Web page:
Live art is a way of talking about such approaches to the nature and role of art and to the experiences of art by audiences, and a way of thinking about what art can be, how it is made, where it is made, who it is made for, how it is experienced and increasingly how it is written about and - in relation to where this interview is taking place - into how it is recorded and archived.

So performance art is an aspect of live art, and one of the reasons why we talk about live art and why there is this slight distinction between these two terms is to do with the kinds of practices and the kinds of artists that performance art represents.

Many years ago, in the very early 1990s, the Arts Council of Great Britain, as it was at the time, was looking at performance art and asking why it was such a Eurocentric and white area of practice - it was concerned that performance art didn't seem to be reflecting the diversity of the UK. And so it commissioned research to look into this that was undertaken by the artist and scholar Michael McMillan. One of things he suggested was that we should widen the frame of practices that we might consider performance art, and look at other practices within other cultures, which share the same sort of tenets of performance art but were not recognized by the art establishment or the mainstream art world.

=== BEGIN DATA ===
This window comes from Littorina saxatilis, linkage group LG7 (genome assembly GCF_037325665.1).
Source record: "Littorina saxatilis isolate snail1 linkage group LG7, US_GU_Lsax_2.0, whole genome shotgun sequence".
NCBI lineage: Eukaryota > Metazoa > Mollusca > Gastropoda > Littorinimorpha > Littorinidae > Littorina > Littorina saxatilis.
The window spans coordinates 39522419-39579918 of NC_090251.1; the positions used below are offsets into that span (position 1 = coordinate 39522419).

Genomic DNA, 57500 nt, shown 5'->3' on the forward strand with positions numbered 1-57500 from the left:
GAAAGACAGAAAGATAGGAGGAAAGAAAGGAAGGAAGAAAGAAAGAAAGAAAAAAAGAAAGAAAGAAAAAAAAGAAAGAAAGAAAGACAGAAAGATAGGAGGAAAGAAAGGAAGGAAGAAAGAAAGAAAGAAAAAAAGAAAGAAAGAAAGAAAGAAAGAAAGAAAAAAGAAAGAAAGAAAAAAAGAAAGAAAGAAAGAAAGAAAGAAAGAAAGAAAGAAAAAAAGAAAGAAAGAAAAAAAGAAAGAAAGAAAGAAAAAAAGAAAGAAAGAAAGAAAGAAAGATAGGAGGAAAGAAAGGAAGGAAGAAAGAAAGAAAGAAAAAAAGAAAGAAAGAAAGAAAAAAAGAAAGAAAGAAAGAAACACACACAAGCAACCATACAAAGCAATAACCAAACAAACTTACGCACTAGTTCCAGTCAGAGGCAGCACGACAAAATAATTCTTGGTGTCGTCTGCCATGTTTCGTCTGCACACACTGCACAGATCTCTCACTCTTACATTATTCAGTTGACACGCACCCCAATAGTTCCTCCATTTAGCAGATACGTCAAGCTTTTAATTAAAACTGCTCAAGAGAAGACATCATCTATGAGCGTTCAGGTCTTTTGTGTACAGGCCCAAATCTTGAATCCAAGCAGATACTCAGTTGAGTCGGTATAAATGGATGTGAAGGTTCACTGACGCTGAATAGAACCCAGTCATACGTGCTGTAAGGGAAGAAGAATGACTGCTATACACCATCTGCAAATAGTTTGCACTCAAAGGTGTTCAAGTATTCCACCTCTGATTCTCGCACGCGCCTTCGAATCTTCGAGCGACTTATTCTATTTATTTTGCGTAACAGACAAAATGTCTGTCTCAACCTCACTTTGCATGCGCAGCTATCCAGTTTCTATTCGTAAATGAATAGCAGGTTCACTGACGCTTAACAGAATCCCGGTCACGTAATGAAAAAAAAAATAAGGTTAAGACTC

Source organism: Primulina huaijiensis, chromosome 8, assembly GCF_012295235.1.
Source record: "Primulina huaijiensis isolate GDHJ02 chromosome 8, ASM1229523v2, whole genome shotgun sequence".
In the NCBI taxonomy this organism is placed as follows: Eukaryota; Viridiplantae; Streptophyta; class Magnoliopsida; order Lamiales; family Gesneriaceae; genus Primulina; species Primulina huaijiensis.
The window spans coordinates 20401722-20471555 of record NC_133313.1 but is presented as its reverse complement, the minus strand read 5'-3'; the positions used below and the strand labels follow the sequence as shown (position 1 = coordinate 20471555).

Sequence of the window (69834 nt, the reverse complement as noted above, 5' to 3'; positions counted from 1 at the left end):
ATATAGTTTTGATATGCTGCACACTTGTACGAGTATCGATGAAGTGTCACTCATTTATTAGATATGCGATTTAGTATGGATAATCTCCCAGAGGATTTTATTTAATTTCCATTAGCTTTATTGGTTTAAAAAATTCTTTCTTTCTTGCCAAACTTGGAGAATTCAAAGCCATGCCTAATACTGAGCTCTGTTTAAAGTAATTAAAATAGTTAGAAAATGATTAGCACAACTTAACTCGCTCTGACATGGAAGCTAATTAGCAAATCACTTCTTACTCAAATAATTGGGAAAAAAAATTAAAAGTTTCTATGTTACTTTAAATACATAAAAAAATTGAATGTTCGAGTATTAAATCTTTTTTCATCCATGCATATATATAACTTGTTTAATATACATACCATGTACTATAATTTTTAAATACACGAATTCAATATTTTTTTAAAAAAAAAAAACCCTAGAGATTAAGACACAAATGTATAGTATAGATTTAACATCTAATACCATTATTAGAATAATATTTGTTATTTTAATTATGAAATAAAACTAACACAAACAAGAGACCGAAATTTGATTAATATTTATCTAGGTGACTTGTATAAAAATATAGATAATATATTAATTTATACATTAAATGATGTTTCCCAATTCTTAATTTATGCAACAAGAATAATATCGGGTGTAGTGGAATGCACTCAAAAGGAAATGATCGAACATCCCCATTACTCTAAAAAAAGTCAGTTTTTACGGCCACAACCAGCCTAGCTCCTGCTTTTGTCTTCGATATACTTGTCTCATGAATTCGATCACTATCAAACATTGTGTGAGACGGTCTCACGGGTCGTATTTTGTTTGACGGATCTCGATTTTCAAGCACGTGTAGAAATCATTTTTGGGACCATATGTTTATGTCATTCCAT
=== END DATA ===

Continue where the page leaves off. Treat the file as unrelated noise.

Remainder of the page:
Inspired by artist and writer Guillermo Gómez-Peña, Michael suggested that if we begin to change our terminologies and our language, then performance art could be a more inclusive area of practice. And so it was agreed that the Arts Council should change its terminology away from performance art to this more inclusive language of live art.

I was working at the Arts Council at the time and this was something that was very significant to me and the art and ideas I was interested in, and something I took to the Institute of Contemporary Arts (ICA) when I went to work there in the early 1990s and then onto the formation of LADA in the late 1990s.

I would like to ask you about the formation of LADA in conjunction with how you first became interested in the kind of work you promote in LADA since you have been working most of your working career in live art.